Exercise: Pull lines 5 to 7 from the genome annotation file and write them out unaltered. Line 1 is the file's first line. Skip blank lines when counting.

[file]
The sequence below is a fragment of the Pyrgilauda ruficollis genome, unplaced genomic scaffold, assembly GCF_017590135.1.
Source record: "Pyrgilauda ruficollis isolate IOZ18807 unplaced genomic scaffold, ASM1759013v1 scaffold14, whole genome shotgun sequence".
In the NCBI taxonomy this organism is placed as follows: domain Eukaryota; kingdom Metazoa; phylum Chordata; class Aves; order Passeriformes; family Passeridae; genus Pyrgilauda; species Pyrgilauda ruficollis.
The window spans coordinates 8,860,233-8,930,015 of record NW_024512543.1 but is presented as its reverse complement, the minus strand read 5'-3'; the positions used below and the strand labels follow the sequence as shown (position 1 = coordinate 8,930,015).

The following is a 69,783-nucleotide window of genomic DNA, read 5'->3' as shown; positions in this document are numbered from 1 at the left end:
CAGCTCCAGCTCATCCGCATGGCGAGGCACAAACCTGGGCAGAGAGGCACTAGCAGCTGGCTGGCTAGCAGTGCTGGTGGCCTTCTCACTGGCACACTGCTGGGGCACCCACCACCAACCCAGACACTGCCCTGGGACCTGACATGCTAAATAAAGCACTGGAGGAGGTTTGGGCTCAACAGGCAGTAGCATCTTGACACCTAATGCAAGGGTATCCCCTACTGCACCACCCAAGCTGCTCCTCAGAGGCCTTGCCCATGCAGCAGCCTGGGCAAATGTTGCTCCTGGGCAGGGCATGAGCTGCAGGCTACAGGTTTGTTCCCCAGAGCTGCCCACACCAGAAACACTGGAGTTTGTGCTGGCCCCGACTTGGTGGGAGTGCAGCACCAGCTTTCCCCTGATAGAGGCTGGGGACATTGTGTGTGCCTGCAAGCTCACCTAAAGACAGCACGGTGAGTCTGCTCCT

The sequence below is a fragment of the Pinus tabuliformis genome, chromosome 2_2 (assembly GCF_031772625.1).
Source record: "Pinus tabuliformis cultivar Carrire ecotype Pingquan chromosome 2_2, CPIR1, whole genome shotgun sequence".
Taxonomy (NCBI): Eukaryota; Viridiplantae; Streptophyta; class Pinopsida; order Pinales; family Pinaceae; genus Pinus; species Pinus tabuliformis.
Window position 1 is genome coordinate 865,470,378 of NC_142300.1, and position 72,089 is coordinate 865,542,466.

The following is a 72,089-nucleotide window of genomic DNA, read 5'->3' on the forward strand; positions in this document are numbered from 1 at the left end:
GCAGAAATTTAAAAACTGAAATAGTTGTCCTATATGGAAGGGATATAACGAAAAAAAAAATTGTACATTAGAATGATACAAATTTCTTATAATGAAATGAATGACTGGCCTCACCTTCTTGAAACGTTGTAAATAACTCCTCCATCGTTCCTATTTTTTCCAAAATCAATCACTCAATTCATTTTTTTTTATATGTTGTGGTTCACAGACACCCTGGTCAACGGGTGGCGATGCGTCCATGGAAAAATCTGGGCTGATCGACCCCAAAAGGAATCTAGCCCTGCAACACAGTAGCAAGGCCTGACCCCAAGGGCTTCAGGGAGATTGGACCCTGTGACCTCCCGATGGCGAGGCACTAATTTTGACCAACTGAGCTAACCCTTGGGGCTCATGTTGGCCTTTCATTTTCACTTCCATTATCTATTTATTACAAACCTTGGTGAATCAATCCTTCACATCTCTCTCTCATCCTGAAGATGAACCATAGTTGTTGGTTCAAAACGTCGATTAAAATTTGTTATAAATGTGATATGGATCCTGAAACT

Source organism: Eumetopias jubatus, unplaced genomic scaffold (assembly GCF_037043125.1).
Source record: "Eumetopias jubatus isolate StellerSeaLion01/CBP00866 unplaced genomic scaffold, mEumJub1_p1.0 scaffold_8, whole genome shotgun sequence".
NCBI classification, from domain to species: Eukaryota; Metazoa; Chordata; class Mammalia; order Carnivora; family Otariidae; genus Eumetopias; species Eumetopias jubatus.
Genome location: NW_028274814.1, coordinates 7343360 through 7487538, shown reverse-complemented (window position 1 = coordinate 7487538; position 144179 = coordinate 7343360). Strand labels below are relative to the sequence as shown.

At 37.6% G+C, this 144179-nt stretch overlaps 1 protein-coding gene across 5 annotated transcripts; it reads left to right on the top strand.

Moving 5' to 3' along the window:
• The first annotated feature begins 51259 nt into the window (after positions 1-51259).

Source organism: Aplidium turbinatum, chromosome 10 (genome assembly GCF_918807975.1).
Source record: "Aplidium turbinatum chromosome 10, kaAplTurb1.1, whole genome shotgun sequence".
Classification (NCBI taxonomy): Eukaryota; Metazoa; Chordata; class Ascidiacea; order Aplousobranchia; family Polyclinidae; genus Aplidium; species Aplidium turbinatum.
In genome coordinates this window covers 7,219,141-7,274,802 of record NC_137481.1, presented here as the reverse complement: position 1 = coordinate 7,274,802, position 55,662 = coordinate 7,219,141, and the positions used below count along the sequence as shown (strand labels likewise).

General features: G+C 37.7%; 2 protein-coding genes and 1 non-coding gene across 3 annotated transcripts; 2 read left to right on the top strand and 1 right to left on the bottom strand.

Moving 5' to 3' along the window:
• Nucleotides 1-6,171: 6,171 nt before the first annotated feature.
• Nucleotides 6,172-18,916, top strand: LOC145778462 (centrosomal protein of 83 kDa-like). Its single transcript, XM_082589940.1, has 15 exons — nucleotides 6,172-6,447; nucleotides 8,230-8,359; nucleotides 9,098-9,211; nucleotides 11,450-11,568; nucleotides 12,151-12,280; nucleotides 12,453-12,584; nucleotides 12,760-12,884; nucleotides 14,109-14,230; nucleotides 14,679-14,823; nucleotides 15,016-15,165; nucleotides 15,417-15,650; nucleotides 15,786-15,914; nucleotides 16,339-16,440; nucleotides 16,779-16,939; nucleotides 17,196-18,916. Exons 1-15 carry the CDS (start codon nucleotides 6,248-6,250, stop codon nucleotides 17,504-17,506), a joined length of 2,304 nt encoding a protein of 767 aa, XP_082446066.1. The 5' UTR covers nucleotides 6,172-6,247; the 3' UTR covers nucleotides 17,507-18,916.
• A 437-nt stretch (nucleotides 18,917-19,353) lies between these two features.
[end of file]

The following is a 69,783-nucleotide window of genomic DNA, read 5'->3' as shown; positions in this document are numbered from 1 at the left end:
CAGCTCCAGCTCATCCGCATGGCGAGGCACAAACCTGGGCAGAGAGGCACTAGCAGCTGGCTGGCTAGCAGTGCTGGTGGCCTTCTCACTGGCACACTGCTGGGGCACCCACCACCAACCCAGACACTGCCCTGGGACCTGACATGCTAAATAAAGCACTGGAGGAGGTTTGGGCTCAACAGGCAGTAGCATCTTGACACCTAATGCAAGGGTATCCCCTACTGCACCACCCAAGCTGCTCCTCAGAGGCCTTGCCCATGCAGCAGCCTGGGCAAATGTTGCTCCTGGGCAGGGCATGAGCTGCAGGCTACAGGTTTGTTCCCCAGAGCTGCCCACACCAGAAACACTGGAGTTTGTGCTGGCCCCGACTTGGTGGGAGTGCAGCACCAGCTTTCCCCTGATAGAGGCTGGGGACATTGTGTGTGCCTGCAAGCTCACCTAAAGACAGCACGGTGAGTCTGCTCCT

The sequence below is a fragment of the Pinus tabuliformis genome, chromosome 2_2 (assembly GCF_031772625.1).